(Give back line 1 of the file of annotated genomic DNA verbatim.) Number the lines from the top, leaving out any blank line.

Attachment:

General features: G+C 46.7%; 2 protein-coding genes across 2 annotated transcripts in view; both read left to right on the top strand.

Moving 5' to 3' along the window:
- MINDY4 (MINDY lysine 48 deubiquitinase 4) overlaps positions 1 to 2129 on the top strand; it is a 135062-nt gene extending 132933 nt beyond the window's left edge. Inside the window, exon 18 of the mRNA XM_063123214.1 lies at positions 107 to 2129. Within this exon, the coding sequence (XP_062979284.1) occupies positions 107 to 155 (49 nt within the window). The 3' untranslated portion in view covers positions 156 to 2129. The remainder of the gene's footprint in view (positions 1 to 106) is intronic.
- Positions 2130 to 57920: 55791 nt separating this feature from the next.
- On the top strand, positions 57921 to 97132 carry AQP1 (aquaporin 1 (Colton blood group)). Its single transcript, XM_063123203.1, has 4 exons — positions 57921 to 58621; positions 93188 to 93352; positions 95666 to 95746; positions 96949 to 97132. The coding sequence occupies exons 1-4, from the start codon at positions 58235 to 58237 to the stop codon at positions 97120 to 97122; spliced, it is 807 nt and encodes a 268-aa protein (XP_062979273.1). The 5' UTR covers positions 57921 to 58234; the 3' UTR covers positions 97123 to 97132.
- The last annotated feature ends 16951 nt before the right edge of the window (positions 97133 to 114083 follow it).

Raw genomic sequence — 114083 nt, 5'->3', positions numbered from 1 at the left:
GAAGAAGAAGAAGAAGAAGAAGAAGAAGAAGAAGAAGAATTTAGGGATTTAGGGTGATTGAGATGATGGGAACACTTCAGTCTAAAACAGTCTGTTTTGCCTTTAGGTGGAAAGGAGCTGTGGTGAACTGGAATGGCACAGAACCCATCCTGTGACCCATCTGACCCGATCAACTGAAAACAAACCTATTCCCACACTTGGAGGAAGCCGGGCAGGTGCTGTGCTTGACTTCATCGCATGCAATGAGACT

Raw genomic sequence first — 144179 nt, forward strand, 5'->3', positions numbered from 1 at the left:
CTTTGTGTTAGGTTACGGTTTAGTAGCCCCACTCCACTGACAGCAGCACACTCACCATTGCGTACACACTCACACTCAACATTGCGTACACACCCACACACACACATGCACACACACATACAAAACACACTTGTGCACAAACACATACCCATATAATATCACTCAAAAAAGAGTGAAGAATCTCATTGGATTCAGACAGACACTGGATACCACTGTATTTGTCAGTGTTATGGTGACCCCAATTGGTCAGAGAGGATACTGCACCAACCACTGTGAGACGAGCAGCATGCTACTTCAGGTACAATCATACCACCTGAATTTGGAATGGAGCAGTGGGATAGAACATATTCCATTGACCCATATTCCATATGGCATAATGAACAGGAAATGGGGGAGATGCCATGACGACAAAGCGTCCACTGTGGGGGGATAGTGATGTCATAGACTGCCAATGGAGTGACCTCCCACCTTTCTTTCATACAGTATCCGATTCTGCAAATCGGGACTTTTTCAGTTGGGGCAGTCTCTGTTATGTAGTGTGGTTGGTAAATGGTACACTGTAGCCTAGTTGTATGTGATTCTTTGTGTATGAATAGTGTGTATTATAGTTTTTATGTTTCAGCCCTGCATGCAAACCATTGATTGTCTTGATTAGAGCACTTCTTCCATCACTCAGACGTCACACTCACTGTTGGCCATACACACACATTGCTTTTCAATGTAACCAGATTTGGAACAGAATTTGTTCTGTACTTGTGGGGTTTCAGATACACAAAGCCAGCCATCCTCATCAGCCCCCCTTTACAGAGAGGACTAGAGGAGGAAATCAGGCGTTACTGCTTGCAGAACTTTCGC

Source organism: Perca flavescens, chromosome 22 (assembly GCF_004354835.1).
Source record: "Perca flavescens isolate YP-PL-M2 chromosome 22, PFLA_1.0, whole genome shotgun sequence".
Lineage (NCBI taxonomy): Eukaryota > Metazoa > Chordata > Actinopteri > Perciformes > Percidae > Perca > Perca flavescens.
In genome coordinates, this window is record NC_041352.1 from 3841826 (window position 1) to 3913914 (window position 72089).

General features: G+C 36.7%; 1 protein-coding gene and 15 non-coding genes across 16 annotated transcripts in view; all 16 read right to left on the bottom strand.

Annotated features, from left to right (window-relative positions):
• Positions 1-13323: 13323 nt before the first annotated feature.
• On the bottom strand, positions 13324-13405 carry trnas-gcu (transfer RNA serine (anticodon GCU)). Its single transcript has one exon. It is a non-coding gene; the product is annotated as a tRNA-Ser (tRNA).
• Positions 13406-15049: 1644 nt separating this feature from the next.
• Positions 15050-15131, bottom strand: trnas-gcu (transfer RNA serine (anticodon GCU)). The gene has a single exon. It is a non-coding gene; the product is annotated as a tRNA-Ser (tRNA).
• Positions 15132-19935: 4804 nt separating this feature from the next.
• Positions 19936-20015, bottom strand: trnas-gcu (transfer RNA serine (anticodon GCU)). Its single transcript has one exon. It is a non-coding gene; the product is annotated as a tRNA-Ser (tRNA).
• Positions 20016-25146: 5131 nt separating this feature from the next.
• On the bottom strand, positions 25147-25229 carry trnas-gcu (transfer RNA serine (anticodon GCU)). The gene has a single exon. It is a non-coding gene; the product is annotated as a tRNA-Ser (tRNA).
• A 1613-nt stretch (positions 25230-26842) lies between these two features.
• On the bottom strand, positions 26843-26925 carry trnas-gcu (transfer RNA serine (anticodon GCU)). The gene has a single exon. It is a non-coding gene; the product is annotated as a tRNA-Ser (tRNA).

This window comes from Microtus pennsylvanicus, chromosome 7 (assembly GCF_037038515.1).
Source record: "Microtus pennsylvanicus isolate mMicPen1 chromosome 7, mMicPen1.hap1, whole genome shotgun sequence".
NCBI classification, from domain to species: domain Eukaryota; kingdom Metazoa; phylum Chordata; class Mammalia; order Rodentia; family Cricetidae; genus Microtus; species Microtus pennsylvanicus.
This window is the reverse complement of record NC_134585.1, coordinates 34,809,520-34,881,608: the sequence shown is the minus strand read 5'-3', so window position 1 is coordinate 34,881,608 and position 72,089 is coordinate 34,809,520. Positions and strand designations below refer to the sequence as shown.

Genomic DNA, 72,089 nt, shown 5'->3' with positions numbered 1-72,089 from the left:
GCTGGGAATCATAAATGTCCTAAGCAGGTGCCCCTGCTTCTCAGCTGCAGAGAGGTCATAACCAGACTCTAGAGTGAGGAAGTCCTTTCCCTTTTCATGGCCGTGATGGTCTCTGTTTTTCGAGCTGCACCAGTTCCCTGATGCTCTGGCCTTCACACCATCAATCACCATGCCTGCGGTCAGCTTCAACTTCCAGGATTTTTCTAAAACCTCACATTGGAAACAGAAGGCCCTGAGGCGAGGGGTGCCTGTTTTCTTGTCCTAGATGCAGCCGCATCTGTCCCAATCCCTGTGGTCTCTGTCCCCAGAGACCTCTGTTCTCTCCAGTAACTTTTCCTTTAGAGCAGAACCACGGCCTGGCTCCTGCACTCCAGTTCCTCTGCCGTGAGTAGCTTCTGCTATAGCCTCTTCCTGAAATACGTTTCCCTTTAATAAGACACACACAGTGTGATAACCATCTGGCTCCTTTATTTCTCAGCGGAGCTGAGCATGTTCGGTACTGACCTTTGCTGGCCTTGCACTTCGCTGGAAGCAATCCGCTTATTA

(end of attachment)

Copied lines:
General features: G+C 46.7%; 2 protein-coding genes across 2 annotated transcripts in view; both read left to right on the top strand.